Harvard University has reached an agreement with the Department of Justice and the United States Agency for International Development (USAID) to pay $26.5 million to settle a $120 million civil lawsuit arising out of a project awarded to the former Harvard Institute for International Development (HIID).
“We welcome having this matter behind us,” said Robert W. Iuliano, the University’s Vice President and General Counsel. “Over the course of the litigation, the Court has affirmed our position that the University engaged in no institutional wrongdoing. We take very seriously our responsibilities to manage federal projects and funds appropriately, and have strong compliance programs in place to that end. We are pleased that we were able to find a mutually acceptable resolution with the government, and look forward to continuing our long-standing collaboration with USAID and other government agencies on a broad range of important research and related activities.”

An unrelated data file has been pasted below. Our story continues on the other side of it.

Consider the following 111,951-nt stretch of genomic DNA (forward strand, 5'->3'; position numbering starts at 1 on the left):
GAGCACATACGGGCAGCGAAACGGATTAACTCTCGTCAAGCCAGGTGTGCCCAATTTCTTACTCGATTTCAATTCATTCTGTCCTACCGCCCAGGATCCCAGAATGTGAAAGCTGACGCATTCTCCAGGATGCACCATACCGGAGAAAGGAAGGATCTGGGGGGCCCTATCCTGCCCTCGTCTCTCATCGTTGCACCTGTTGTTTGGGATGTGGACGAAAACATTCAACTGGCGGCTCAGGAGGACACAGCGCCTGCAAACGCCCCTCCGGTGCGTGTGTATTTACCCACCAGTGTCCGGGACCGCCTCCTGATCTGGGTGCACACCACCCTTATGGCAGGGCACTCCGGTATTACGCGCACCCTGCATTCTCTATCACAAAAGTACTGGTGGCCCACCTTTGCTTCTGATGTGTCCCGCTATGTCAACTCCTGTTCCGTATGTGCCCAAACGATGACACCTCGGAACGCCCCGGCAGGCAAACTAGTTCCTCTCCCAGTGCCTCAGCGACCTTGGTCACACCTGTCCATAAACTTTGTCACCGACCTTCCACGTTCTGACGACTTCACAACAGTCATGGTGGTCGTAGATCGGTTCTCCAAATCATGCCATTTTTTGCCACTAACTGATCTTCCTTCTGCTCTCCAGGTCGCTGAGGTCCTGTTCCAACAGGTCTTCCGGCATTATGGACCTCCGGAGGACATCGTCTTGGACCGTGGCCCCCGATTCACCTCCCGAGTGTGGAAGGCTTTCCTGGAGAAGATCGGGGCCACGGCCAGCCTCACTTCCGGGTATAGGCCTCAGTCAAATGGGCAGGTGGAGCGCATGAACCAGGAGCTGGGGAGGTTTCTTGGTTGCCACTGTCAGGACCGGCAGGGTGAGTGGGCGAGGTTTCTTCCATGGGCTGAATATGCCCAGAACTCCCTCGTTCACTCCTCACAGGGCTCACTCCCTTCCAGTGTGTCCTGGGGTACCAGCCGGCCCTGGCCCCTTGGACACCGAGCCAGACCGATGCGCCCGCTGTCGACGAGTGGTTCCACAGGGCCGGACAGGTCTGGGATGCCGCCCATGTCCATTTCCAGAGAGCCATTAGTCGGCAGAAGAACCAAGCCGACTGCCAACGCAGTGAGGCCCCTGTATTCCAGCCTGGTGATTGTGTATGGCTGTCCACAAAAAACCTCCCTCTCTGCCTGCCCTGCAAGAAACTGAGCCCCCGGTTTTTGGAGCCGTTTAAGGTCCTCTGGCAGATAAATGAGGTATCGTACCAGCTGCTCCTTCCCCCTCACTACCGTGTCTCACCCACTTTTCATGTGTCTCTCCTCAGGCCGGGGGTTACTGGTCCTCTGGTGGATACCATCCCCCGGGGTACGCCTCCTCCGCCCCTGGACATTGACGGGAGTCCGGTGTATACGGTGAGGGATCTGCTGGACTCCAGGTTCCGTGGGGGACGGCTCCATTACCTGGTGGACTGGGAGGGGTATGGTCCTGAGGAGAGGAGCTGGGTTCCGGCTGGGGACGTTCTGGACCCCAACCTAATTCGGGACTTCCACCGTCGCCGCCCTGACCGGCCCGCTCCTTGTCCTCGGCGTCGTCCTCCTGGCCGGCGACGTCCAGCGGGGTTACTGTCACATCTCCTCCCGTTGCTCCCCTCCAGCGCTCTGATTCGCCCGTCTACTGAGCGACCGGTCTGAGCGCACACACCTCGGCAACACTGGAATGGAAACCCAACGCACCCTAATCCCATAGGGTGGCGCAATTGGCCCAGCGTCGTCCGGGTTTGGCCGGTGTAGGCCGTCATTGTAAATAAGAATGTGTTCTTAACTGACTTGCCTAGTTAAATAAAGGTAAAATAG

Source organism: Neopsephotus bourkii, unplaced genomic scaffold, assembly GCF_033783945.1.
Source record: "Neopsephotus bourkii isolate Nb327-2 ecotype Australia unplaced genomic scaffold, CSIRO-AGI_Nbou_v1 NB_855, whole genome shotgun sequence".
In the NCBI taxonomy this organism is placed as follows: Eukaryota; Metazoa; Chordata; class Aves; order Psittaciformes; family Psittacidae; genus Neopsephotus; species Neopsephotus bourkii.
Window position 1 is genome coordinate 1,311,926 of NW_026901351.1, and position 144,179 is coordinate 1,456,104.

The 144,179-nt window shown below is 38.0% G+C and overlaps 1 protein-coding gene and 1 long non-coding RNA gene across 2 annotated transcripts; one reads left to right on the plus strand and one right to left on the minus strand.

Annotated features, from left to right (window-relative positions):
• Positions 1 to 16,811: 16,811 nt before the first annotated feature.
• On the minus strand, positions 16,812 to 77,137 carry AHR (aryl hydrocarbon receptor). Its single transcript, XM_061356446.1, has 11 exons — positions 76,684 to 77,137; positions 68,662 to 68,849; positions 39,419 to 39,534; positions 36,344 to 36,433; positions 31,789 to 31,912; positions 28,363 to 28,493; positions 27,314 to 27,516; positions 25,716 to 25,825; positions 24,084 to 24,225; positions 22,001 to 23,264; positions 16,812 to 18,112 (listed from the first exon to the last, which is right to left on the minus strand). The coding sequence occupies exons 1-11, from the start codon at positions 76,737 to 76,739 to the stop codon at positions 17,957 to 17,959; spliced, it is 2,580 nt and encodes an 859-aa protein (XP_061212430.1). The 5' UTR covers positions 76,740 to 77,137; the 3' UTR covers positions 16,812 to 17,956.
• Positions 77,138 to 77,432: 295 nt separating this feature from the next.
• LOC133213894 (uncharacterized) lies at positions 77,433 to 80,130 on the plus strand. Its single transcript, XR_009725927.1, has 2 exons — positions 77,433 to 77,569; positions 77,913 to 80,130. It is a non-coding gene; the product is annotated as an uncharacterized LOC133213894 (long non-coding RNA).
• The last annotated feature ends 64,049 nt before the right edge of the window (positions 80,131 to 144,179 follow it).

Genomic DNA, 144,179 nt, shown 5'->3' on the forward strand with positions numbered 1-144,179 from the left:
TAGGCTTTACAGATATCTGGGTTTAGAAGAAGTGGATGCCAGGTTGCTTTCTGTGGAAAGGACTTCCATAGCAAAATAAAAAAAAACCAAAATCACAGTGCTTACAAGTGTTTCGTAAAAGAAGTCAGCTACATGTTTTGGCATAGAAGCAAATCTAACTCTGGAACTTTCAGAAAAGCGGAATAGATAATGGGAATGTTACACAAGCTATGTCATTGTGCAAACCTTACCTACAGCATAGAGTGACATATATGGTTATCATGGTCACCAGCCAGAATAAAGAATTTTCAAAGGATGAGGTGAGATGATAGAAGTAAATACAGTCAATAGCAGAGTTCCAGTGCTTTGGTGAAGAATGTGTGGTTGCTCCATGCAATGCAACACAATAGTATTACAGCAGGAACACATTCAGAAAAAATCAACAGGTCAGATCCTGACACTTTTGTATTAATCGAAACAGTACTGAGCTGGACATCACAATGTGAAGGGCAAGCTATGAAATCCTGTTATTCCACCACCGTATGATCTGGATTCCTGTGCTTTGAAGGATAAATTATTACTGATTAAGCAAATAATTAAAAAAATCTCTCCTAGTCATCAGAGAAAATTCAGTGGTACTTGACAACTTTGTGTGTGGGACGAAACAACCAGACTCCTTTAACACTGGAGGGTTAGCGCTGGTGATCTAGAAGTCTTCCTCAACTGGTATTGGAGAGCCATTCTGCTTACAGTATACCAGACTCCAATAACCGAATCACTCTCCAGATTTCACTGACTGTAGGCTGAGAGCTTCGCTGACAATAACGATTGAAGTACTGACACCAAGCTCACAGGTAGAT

In 1992, HIID began work on a USAID-funded project to provide advice to the Russian government about how to make the transition from a state-run to a market-based economy following the collapse of the Soviet Union. HIID received $50 million in USAID funds to support a team at Harvard and elsewhere working on the set of issues presented by the transition.
In 1997, the government began an investigation into the project, which resulted in a civil lawsuit filed against the University and others in 2000. The government alleged that a contract term concerning conflicts of interest was violated in the course of the project. In 2001 and June 2004, the United States District Court for the District of Massachusetts cleared the University of the most serious allegations. The University was found liable only for breach of contract, and the Court made clear in its ruling that the conduct causing the breach was not done with Harvard’s knowledge or to Harvard’s benefit.
In agreeing to the settlement, Harvard will avoid the significant costs of continuing to litigate a matter that has either been under investigation or in court since 1997. The University also avoids the further accrual of pre-judgment interest on the breach of contract claim. Under state law, pre-judgment interest accrues on contract damages at the rate of one percent per month from the first date of the alleged breach.